For years before its doors opened this summer in New York City, California-based Umami Burger has been dominating the West Coast food scene buzz with its innovative spin on the classic burger to highlight the umami taste. But as is often the case, with a in rise popularity can come a rise in potential imitators; and so this June, to protect its name, Umami Burger filed a trademark infringement suit against Austin, Texas’s newly opened Umami Mia Pizzzeria, requesting by preliminary injunction that the pizza shop immediately change its name.
On August 13, Judge Sam Sparks of the U.S. District Court of the Western District of Texas denied Umami Burger’s request for a preliminary injunction because the burger joint failed to convincingly show success on the merits of its likelihood of confusion claim.
To support his decision, Judge Sparks highlighted the descriptive nature of the word “umami” to explain why Umami Burger would not likely succeed on the merits: standing alone, the word “umami” is merely descriptive. And while “umami” may have some acquired secondary meaning tying it to the burger chain, it is “a word most ordinary consumers have never heard of at all.”
This case perfectly captures the dilemma of trying to cash in on a trendy name and use it as your trademark: one the one hand, if the business owner does not get in front of the name’s popularity before others, the market becomes too crowded, which may end up weakening the strength of mark in the marketplace. On the other hand, if the business owner moves too quickly, the trendy name may not conjure enough of an image in the mind of consumers tying it to the brand, and the owner could lose the battle because the name is not sufficiently well-recognized in the marketplace.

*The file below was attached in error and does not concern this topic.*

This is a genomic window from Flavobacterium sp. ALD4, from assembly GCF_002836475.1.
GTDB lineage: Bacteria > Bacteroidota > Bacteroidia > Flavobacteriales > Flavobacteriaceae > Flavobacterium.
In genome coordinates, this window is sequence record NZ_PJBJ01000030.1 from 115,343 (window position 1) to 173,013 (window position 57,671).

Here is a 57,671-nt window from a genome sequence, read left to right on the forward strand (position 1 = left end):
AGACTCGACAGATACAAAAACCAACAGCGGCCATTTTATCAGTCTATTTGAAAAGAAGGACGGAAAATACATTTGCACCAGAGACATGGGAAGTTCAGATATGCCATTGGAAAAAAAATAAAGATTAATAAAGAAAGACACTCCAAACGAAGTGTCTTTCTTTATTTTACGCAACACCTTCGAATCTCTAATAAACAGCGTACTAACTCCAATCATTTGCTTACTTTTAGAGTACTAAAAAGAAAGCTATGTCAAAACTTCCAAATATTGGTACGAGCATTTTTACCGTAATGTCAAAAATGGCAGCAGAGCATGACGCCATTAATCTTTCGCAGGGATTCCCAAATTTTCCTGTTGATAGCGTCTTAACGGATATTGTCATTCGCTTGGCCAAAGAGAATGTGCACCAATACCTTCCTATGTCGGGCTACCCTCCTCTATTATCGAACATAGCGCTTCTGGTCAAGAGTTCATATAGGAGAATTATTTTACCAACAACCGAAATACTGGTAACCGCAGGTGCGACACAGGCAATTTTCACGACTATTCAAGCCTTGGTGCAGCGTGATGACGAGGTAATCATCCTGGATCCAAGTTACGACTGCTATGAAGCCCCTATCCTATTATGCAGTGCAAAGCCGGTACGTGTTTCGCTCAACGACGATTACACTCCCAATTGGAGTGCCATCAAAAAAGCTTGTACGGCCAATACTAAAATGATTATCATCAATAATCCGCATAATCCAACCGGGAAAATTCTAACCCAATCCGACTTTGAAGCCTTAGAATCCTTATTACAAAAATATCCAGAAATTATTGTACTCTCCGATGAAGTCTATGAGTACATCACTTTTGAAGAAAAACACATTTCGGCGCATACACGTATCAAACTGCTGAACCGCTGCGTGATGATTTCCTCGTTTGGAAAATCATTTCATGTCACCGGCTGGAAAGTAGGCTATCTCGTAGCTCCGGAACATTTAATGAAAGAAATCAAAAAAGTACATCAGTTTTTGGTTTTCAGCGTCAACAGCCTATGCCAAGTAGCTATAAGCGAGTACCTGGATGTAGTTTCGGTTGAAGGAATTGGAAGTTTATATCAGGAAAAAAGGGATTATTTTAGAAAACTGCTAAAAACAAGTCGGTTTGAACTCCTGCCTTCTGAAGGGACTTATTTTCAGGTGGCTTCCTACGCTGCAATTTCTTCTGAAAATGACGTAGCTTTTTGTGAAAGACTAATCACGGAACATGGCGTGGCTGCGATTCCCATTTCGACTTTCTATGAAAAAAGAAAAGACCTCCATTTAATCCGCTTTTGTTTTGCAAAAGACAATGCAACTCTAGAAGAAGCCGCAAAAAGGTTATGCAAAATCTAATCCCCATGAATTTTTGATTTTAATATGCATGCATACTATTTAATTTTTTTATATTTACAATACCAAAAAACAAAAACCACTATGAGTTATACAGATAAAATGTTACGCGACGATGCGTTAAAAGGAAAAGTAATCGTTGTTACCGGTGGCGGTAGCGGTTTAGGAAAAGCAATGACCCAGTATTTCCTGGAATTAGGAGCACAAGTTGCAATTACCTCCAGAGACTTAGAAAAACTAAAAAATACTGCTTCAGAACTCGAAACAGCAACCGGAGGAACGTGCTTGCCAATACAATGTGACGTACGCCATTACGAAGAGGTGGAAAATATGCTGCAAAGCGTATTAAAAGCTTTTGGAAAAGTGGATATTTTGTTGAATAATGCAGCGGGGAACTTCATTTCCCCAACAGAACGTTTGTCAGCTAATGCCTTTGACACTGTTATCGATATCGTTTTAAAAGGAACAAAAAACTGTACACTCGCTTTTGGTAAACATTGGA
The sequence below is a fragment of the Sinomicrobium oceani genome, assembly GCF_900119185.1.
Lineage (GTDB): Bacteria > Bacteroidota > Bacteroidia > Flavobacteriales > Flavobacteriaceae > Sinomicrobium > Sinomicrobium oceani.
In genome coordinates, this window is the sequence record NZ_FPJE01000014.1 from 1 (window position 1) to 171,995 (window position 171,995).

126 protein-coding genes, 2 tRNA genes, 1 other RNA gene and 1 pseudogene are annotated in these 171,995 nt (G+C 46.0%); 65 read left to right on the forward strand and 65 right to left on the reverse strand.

This second problem seems to be the one that undid Umami Burger’s application for preliminary injunction: in denying the motion, Judge Sparks noted that “most ordinary customers have never heard of [“umami”] at all.” Although the the concept of umami as a fifth taste has been floating around among foodies for over a century, the fact that most people don’t recognize the word meant to Judge Sparks that the trademark value of the word was too descriptive. But, can a word be descriptive if most people don’t know what it describes? If the ordinary consumer does not know that the word “umami” describes a taste, does that make the mark suggestive or fanciful? If so, then acquired distinctiveness in the marketplace is not a pre-requisite for finding the mark to be valid and capable of protection.
By combining the ordinary consumer’s unfamiliarity with “umami” with the burger chain’s promotions, success, and media coverage in its home state of California, the Northeast (for example, see here or here) and national news (touted both as one of the country’s best burger joints and a food “worth traveling for”), perhaps Umami Burger has created sufficient secondary meaning in the minds of ordinary consumers to call “umami” its own.
In the end, this case could turn on the ordinary consumer’s state of mind, and whether the word “umami” – if it is even a familiar one – has acquired any distinctiveness associating it specifically to the burger chain. So, a call to our readers: does the word “umami” conjure up any brands in particular to you?
The case is Umami Burger Licensing USA LLC v. Umami Mia Pizzeria LLC, 13-cv-00511, U.S. District Court, Western District of Texas (Austin).